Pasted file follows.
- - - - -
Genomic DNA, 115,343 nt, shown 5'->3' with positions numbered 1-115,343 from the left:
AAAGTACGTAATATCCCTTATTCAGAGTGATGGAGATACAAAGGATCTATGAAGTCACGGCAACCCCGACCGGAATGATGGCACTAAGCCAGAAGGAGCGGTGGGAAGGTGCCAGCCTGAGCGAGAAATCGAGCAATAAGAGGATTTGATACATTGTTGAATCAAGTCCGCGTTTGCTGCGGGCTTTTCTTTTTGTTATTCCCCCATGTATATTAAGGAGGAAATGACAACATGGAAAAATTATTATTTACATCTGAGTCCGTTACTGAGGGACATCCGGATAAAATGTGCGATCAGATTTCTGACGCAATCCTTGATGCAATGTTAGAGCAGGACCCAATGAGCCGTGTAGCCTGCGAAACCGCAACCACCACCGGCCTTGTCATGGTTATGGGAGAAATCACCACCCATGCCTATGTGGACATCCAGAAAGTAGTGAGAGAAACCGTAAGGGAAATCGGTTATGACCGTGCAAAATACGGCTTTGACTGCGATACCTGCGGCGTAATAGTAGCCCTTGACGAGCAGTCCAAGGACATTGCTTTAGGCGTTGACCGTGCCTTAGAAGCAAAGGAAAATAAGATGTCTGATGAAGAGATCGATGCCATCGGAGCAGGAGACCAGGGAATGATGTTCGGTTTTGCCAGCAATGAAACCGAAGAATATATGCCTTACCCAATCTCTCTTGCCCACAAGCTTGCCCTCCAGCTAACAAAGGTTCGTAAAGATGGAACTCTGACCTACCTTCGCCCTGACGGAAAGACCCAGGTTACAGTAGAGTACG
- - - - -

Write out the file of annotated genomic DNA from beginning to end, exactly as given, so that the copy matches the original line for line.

Genomic DNA, 115,343 nt, shown 5'->3' with positions numbered 1-115,343 from the left:
AAAGTACGTAATATCCCTTATTCAGAGTGATGGAGATACAAAGGATCTATGAAGTCACGGCAACCCCGACCGGAATGATGGCACTAAGCCAGAAGGAGCGGTGGGAAGGTGCCAGCCTGAGCGAGAAATCGAGCAATAAGAGGATTTGATACATTGTTGAATCAAGTCCGCGTTTGCTGCGGGCTTTTCTTTTTGTTATTCCCCCATGTATATTAAGGAGGAAATGACAACATGGAAAAATTATTATTTACATCTGAGTCCGTTACTGAGGGACATCCGGATAAAATGTGCGATCAGATTTCTGACGCAATCCTTGATGCAATGTTAGAGCAGGACCCAATGAGCCGTGTAGCCTGCGAAACCGCAACCACCACCGGCCTTGTCATGGTTATGGGAGAAATCACCACCCATGCCTATGTGGACATCCAGAAAGTAGTGAGAGAAACCGTAAGGGAAATCGGTTATGACCGTGCAAAATACGGCTTTGACTGCGATACCTGCGGCGTAATAGTAGCCCTTGACGAGCAGTCCAAGGACATTGCTTTAGGCGTTGACCGTGCCTTAGAAGCAAAGGAAAATAAGATGTCTGATGAAGAGATCGATGCCATCGGAGCAGGAGACCAGGGAATGATGTTCGGTTTTGCCAGCAATGAAACCGAAGAATATATGCCTTACCCAATCTCTCTTGCCCACAAGCTTGCCCTCCAGCTAACAAAGGTTCGTAAAGATGGAACTCTGACCTACCTTCGCCCTGACGGAAAGACCCAGGTTACAGTAGAGTACG